Sunday, February 1, 2015
Movie Review: Selma
Director: Ava DuVernay
Reviewed: 31 January 2015
My parents and grandparents lived through this time in American history from the vantage points of Chicago and Philadelphia. 1965 Selma, Alabama was only thirteen years before my birth in 1978 Chicago. Thirteen years from now was 2003, the beginning of the Iraq War, and I can remember it fully, driving across the Arizona desert, listening to a car radio tell the story that would engulf us for the next decade. History is all around us but difficult to capture when living in it. The history of textbooks and speeches takes on a fierce urgency in Ava DuVernay's powerful and powerfully made film Selma which chronicles the movement as much as the man, giving insight into the swirling forces of the time. It is a film that I highly recommend.
Dr. Martin Luther King, Jr. (David Oyelowo) and his wife Coretta Scott King (Carmen Ejogo) open the film in a hotel room in Stockholm, dressing for the Nobel Peace Prize Awards. In a steady, workmanlike way, DuVernay sets up King as a man, aware of how he is perceived, conscious of his flaws, steeled towards justice in a country that has never lived up to its hypocritical founding principles. The film becomes an examination of how the city of Selma became the epicenter for marches, protests, violent reprisals by the police, and Dr. King's journey to and through Selma becomes a defining one. King's relationship with President Lyndon Baines Johnson (Tom Wilkinson) is foregrounded, emphasizing one man's desire to wait and prioritize anti-poverty legislation with the other's refusal to bend on the sickening poll taxes and institutional racism that prevent African-Americans from voting in places where they are the majority. The film swiftly and clearly explains the struggle through a few group conversations about tactics and one heartbreaking woman's attempt to register to vote in the Selma courthouse. Infamous Alabama Governor George Wallace (Tim Roth) shrewdly orchestrates the sickeningly violent response to the civil rights workers massing in Selma, and Dr. King has to consider the endgame with the events playing out on national television for a mass audience.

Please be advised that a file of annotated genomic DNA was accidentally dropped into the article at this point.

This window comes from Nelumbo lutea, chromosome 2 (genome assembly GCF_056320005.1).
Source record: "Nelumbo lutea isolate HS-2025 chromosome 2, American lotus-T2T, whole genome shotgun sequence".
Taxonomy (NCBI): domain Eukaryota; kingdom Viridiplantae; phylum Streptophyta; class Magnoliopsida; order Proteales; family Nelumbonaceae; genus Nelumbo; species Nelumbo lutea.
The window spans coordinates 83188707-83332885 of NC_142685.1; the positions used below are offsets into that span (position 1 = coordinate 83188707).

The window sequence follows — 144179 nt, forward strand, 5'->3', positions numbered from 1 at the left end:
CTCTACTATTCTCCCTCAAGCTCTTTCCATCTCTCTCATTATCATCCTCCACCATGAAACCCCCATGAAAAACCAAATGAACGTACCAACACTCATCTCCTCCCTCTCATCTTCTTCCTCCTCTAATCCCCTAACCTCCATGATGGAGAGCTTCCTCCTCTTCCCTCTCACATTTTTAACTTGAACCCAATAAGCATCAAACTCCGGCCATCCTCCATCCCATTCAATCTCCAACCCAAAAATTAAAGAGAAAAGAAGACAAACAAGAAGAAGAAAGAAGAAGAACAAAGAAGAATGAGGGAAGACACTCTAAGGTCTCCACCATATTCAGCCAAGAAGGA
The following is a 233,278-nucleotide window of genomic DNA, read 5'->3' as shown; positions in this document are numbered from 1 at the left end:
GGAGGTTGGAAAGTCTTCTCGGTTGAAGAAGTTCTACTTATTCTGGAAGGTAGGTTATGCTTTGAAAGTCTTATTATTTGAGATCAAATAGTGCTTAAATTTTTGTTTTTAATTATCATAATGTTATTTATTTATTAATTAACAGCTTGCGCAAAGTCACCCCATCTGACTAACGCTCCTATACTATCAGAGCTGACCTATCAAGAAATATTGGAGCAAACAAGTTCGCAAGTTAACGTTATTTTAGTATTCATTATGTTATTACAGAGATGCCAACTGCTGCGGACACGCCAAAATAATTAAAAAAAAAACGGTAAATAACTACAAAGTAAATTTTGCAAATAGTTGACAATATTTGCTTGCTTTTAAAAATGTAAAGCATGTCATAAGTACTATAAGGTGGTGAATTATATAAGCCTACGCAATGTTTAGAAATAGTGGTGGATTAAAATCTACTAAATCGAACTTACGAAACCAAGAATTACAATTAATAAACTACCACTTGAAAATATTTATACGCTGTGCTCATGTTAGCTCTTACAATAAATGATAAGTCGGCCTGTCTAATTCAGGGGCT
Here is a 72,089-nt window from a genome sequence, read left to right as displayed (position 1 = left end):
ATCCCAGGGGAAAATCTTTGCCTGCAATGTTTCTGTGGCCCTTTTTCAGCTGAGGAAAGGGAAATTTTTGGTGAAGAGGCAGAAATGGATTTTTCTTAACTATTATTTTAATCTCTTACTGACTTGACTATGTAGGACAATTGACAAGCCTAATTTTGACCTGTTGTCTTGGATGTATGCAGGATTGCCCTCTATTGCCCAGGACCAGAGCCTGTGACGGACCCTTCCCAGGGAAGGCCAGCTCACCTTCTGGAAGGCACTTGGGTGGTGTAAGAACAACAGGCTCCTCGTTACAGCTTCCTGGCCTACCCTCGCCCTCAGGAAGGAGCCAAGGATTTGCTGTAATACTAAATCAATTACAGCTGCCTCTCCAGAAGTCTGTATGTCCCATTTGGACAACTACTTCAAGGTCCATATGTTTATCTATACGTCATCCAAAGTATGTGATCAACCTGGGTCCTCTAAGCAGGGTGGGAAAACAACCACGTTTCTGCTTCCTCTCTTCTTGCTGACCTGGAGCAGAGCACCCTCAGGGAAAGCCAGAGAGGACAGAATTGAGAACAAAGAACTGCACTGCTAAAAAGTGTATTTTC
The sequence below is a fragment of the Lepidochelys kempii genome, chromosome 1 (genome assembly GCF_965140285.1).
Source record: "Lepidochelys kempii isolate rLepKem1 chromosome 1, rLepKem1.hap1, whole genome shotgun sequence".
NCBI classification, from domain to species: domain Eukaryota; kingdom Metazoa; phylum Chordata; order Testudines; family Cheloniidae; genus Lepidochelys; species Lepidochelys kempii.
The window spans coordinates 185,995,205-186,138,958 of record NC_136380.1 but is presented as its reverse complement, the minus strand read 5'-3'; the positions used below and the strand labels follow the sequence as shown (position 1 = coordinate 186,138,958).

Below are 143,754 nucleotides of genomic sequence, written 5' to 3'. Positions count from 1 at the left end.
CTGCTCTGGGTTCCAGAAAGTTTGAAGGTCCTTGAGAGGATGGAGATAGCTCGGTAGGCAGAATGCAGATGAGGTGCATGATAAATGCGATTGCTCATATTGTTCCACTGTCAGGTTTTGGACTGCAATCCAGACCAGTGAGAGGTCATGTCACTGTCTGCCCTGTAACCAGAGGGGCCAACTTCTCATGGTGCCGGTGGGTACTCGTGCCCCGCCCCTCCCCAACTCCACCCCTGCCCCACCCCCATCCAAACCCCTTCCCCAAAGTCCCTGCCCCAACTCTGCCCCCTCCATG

There are factions within factions of the civil rights movement, as in any movement, and the tension between the SNCC and the newly arrived entourage of Dr. King manifests itself in debates and heated discussions set in churches and homes. The discussion of tactics and approaches makes the film grounded in this time and space. Malcolm X arrives while Dr. King is temporarily jailed, offering a philosophical feint to bring his followers to Selma to add their movement. All culminates in several marches over the Edmund Pettus Bridge in Selma into the countryside of Alabama, all the way to the capitol building. The scenes on the bridge are the most heart-wrenching and difficult to watch, almost nightmarish in their swirling, cloudy brutality.
Oyelowo faces the impossible tasks of out-vocalizing and out-speaking one of the most famous American figures. When Daniel Day-Lewis played Abraham Lincoln in Lincoln, he was not competing against YouTube videos of the President and scratchy archived audio footage of legendary speeches. However, even with that uphill climb, Oyelowo is effective and laudatory, making Dr. King flesh and bone. There was never a moment that I doubted his magnificent performance. The direction is similarly substantive, if not flashy or calling attention to itself. DuVernay's achievement consists in the arrangement of so many moving parts and performances, all well-choreographed and thoughtfully told. She knows when to pull back and show the presidential reaction to these events as well as when to focus on one family's loss. It never feels like history class or the worst parts of school. The film is not a lecture; it is a moving work of art.
A character in the film talks to Dr. King, informing him that he was born the son of sharecroppers in 1880's, and that legacy of slavery contributes to his relentless driving to register to vote and make change. To just stop and consider that: marching alongside Dr. King and his movement were people who were born the 1880's, a scant twenty years after Appomatox Courthouse and end of the Civil War. About twenty years. Time itself is the subtext of DuVernay's film, and many people were clubbed, beaten, and even killed in the march towards a more tolerant, albeit imperfect, union with access to the ballot box. And America remains that imperfect place. Would I call the film relevant in light of the events of recent days? Absolutely. However, I cannot think of a time when Selma would not be relevant.
I think of Dr. King and his movement, standing together on that bridge. To march upright into the waves of hatred and violence. To risk bodily harm and worse for what you believe. To have the courage to do what others cannot or will not. To dream and head towards that dream. Selma's power comes from the power of people to demand a better world than the one we are given.